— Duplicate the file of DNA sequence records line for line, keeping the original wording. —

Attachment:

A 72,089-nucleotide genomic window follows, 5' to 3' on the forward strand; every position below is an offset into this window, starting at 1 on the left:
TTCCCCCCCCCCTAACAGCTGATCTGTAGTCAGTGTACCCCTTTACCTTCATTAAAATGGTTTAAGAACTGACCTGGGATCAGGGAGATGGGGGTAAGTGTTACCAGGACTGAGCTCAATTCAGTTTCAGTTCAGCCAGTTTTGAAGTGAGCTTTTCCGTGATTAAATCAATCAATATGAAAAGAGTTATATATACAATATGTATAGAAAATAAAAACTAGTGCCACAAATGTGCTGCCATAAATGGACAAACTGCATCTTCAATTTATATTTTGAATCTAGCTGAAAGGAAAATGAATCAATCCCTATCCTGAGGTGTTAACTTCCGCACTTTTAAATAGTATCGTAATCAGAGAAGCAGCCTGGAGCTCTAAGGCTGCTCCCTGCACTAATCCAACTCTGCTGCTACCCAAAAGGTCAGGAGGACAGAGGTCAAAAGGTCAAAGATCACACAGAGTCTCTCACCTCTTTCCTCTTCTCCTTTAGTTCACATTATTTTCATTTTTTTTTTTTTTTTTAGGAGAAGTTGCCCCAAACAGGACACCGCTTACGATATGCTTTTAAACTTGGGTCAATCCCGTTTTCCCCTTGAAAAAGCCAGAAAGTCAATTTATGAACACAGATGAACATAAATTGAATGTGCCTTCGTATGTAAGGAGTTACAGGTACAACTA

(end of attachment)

A 72,089-nucleotide genomic window follows, 5' to 3' on the forward strand; every position below is an offset into this window, starting at 1 on the left:
TTCCCCCCCCCCTAACAGCTGATCTGTAGTCAGTGTACCCCTTTACCTTCATTAAAATGGTTTAAGAACTGACCTGGGATCAGGGAGATGGGGGTAAGTGTTACCAGGACTGAGCTCAATTCAGTTTCAGTTCAGCCAGTTTTGAAGTGAGCTTTTCCGTGATTAAATCAATCAATATGAAAAGAGTTATATATACAATATGTATAGAAAATAAAAACTAGTGCCACAAATGTGCTGCCATAAATGGACAAACTGCATCTTCAATTTATATTTTGAATCTAGCTGAAAGGAAAATGAATCAATCCCTATCCTGAGGTGTTAACTTCCGCACTTTTAAATAGTATCGTAATCAGAGAAGCAGCCTGGAGCTCTAAGGCTGCTCCCTGCACTAATCCAACTCTGCTGCTACCCAAAAGGTCAGGAGGACAGAGGTCAAAAGGTCAAAGATCACACAGAGTCTCTCACCTCTTTCCTCTTCTCCTTTAGTTCACATTATTTTCATTTTTTTTTTTTTTTTTAGGAGAAGTTGCCCCAAACAGGACACCGCTTACGATATGCTTTTAAACTTGGGTCAATCCCGTTTTCCCCTTGAAAAAGCCAGAAAGTCAATTTATGAACACAGATGAACATAAATTGAATGTGCCTTCGTATGTAAGGAGTTACAGGTACAACTA